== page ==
I have recently made the decision to give up alcohol for the sake of my mental health. I’ve been keeping a mood diary and I’ve noticed that every time I drink, even moderately, I spend the next few days feeling down and agonising about stupid things that I can’t change and that don’t matter. I want to take my mental health in hand and make positive, self-caring changes. I’m writing about this because I reason that if I make it public I’ll have to stick to it. Also, I hope that sharing my experiences will be useful for anyone grappling with similar issues.

I’ve been kidding myself for a long time that alcohol doesn’t effect me negatively and I’ve been resistant to making the changes. I bloody love a drink and I always have. I’ve made friends while drinking and had a lot of brilliant nights out, although I can’t remember all of them. Despite the fun I’ve had, my relationship with alcohol has never been healthy. So, with regret, I have to say goodbye to booze. It’s a difficult decision as much of my identity has been tied up with drinking. I used to be a party-girl who danced to Lady Gaga with uncoordinated joy, before staggering to the bar to get a round in. Although that girl was drinking to soothe her undiagnosed Bipolar disorder, I miss her. She was a great laugh. But she often made terrible decisions and the heavy drinking exacerbated the depression and mania, which resulted in yet more drinking.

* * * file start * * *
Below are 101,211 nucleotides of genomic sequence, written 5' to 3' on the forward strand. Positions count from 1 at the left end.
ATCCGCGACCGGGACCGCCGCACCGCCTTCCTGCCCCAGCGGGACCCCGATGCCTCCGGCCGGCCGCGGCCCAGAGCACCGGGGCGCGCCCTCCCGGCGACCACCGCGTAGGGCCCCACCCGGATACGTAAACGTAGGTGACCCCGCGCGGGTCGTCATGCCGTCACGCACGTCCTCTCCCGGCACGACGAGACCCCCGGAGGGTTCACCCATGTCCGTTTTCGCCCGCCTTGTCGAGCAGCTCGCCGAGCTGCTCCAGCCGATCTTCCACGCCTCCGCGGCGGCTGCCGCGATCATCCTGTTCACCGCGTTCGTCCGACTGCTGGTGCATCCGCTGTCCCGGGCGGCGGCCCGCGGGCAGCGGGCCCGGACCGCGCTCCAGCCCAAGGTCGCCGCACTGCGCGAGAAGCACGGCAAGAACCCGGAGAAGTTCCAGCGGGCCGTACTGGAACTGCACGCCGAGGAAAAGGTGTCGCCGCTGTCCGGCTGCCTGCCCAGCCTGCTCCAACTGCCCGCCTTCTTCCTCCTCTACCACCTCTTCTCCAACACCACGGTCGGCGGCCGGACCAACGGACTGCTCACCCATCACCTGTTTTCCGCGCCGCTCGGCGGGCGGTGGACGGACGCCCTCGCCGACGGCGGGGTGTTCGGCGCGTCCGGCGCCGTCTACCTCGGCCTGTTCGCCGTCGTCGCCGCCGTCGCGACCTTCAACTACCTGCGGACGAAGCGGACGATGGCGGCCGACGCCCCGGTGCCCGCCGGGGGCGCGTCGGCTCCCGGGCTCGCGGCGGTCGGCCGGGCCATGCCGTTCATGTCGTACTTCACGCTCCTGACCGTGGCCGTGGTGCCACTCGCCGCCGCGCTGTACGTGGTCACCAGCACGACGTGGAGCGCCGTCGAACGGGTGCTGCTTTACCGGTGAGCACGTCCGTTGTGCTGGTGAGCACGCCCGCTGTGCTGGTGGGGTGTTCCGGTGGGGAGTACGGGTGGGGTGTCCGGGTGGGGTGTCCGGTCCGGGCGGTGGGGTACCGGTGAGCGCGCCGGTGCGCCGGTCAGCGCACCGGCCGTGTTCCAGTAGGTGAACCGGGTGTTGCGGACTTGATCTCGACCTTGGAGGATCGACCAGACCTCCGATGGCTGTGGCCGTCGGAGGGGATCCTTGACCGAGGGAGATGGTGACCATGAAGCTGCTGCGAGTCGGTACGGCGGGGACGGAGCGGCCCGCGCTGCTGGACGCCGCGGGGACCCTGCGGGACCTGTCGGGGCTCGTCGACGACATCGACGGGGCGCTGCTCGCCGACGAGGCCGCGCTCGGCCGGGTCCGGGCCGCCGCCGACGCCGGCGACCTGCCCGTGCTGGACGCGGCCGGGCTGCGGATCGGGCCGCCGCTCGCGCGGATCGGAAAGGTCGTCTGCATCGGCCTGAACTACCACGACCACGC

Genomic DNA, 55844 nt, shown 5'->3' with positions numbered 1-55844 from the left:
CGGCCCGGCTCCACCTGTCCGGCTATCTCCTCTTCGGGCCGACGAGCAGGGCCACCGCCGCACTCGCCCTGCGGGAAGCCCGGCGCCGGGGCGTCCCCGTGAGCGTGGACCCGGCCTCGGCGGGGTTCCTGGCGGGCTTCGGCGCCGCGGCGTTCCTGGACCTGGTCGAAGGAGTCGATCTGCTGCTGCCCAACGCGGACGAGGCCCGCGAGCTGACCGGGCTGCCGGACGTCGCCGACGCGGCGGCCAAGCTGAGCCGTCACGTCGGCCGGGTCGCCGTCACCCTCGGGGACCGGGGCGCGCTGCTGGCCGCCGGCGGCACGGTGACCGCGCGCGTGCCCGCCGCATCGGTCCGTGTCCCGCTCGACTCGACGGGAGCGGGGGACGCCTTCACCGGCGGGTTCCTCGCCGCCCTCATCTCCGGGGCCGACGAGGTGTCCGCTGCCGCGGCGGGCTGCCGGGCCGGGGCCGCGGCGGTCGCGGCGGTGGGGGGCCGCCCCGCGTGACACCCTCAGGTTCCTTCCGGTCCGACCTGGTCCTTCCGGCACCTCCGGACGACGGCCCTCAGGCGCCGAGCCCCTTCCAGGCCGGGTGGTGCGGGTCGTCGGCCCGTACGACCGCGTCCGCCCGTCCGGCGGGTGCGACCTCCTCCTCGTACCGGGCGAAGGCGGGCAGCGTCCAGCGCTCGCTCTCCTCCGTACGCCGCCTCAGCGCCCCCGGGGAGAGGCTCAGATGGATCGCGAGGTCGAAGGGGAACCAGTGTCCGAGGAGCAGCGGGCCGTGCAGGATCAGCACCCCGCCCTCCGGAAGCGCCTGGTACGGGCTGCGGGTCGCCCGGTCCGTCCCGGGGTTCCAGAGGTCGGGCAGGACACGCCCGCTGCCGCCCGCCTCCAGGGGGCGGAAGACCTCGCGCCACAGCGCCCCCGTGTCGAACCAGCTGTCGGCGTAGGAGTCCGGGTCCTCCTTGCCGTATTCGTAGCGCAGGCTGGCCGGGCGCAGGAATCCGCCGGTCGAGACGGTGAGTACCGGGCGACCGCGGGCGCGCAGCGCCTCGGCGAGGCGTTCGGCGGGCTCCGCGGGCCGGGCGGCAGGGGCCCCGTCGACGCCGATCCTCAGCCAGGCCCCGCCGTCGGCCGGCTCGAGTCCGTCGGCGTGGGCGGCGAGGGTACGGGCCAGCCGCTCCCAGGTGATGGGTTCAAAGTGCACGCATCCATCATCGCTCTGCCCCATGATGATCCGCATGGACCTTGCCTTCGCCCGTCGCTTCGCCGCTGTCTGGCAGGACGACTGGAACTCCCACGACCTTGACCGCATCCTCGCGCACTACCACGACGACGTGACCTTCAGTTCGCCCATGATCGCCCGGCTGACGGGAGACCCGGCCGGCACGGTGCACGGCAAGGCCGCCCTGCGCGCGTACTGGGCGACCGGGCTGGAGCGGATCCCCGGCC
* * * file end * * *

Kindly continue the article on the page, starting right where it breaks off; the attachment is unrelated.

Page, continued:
Since having my son my alcohol consumption has been more restrained. There’s nothing like caring for an infant while hungover to make you feel like a failure . Nonetheless having a drink after a day of trying to balance child care and work was a delight. Wine was my go-to beverage; when I was struggling the numbing warmth of red wine soothed my anxiety and depression. The gentle pop as the cork was pulled from the bottle the sound of the wine flowing into the glass would make my mouth water. The anticipation of the taste of red was one thing, but as the pacifying vapours hit my mouth my shoulders relaxed, my jaw unclenched and my heart slowed its thumping. White wine had a similar effect but red was my preferred choice when stressed or down. At 6 o’clock on the dot I’d twist the corkscrew and gulp down the first sips, eager for the relief. I’d then slow down and enjoy a glass or three over the course of an evening. I would usually share a bottle with my husband or a friend, mostly at the weekend. But sometimes my drinking would encroach on a week night, if I was feeling particularly frazzled. It was something I needed and looked forward to all day. It’s commonly known that alcohol is a depressant, and yet I still drank regularly. Wine would make me feel that my worst anxieties were unfounded and things might just turn out ok. This feeling never lasted and was always replaced with something worse. There are lots of mums who wind down with a drink at the end of the day and there’s nothing wrong with that. But if you’re dealing with Bipolar or another mental illness, booze is not always helpful.